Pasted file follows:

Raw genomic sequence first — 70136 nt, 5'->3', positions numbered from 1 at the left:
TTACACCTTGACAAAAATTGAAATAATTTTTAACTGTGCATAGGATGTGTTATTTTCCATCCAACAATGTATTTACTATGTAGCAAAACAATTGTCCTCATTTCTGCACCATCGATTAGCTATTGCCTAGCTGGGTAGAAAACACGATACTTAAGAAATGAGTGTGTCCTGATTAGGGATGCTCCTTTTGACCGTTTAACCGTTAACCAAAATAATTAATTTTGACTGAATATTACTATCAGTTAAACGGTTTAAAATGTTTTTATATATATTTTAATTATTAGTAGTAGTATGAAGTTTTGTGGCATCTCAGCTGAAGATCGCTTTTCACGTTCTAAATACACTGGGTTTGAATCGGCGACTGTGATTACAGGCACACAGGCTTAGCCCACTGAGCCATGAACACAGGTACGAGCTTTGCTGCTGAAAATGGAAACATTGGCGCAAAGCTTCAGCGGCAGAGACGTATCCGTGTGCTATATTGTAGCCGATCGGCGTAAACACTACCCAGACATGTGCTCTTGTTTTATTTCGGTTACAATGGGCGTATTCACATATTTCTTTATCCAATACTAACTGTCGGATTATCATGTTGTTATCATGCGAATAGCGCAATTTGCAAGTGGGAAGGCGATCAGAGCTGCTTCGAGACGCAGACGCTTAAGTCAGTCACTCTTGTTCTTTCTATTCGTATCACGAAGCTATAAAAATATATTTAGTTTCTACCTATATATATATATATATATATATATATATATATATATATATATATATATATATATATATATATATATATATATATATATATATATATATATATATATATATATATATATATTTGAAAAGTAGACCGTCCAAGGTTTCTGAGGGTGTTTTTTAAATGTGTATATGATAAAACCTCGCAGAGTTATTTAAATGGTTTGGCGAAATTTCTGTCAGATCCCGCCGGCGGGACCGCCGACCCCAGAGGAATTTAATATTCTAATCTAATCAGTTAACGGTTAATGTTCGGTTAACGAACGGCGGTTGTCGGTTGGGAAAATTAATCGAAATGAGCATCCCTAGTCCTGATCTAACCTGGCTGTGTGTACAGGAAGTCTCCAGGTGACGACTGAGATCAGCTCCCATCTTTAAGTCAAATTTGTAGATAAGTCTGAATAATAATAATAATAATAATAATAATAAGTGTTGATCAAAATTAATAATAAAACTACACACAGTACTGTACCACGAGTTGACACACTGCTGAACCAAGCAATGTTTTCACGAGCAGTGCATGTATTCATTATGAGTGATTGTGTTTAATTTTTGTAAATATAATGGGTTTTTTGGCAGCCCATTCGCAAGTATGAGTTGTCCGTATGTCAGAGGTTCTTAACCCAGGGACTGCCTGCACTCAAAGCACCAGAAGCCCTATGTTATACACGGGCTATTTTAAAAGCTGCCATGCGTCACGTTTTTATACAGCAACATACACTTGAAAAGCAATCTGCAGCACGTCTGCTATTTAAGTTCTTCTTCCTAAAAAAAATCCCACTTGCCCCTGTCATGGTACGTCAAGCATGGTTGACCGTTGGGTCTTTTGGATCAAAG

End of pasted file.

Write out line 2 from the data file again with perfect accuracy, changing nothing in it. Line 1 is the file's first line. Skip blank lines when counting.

TTACACCTTGACAAAAATTGAAATAATTTTTAACTGTGCATAGGATGTGTTATTTTCCATCCAACAATGTATTTACTATGTAGCAAAACAATTGTCCTCATTTCTGCACCATCGATTAGCTATTGCCTAGCTGGGTAGAAAACACGATACTTAAGAAATGAGTGTGTCCTGATTAGGGATGCTCCTTTTGACCGTTTAACCGTTAACCAAAATAATTAATTTTGACTGAATATTACTATCAGTTAAACGGTTTAAAATGTTTTTATATATATTTTAATTATTAGTAGTAGTATGAAGTTTTGTGGCATCTCAGCTGAAGATCGCTTTTCACGTTCTAAATACACTGGGTTTGAATCGGCGACTGTGATTACAGGCACACAGGCTTAGCCCACTGAGCCATGAACACAGGTACGAGCTTTGCTGCTGAAAATGGAAACATTGGCGCAAAGCTTCAGCGGCAGAGACGTATCCGTGTGCTATATTGTAGCCGATCGGCGTAAACACTACCCAGACATGTGCTCTTGTTTTATTTCGGTTACAATGGGCGTATTCACATATTTCTTTATCCAATACTAACTGTCGGATTATCATGTTGTTATCATGCGAATAGCGCAATTTGCAAGTGGGAAGGCGATCAGAGCTGCTTCGAGACGCAGACGCTTAAGTCAGTCACTCTTGTTCTTTCTATTCGTATCACGAAGCTATAAAAATATATTTAGTTTCTACCTATATATATATATATATATATATATATATATATATATATATATATATATATATATATATATATATATATATATATATATATATATATATATATATATATATATATATATATTTGAAAAGTAGACCGTCCAAGGTTTCTGAGGGTGTTTTTTAAATGTGTATATGATAAAACCTCGCAGAGTTATTTAAATGGTTTGGCGAAATTTCTGTCAGATCCCGCCGGCGGGACCGCCGACCCCAGAGGAATTTAATATTCTAATCTAATCAGTTAACGGTTAATGTTCGGTTAACGAACGGCGGTTGTCGGTTGGGAAAATTAATCGAAATGAGCATCCCTAGTCCTGATCTAACCTGGCTGTGTGTACAGGAAGTCTCCAGGTGACGACTGAGATCAGCTCCCATCTTTAAGTCAAATTTGTAGATAAGTCTGAATAATAATAATAATAATAATAATAATAAGTGTTGATCAAAATTAATAATAAAACTACACACAGTACTGTACCACGAGTTGACACACTGCTGAACCAAGCAATGTTTTCACGAGCAGTGCATGTATTCATTATGAGTGATTGTGTTTAATTTTTGTAAATATAATGGGTTTTTTGGCAGCCCATTCGCAAGTATGAGTTGTCCGTATGTCAGAGGTTCTTAACCCAGGGACTGCCTGCACTCAAAGCACCAGAAGCCCTATGTTATACACGGGCTATTTTAAAAGCTGCCATGCGTCACGTTTTTATACAGCAACATACACTTGAAAAGCAATCTGCAGCACGTCTGCTATTTAAGTTCTTCTTCCTAAAAAAAATCCCACTTGCCCCTGTCATGGTACGTCAAGCATGGTTGACCGTTGGGTCTTTTGGATCAAAG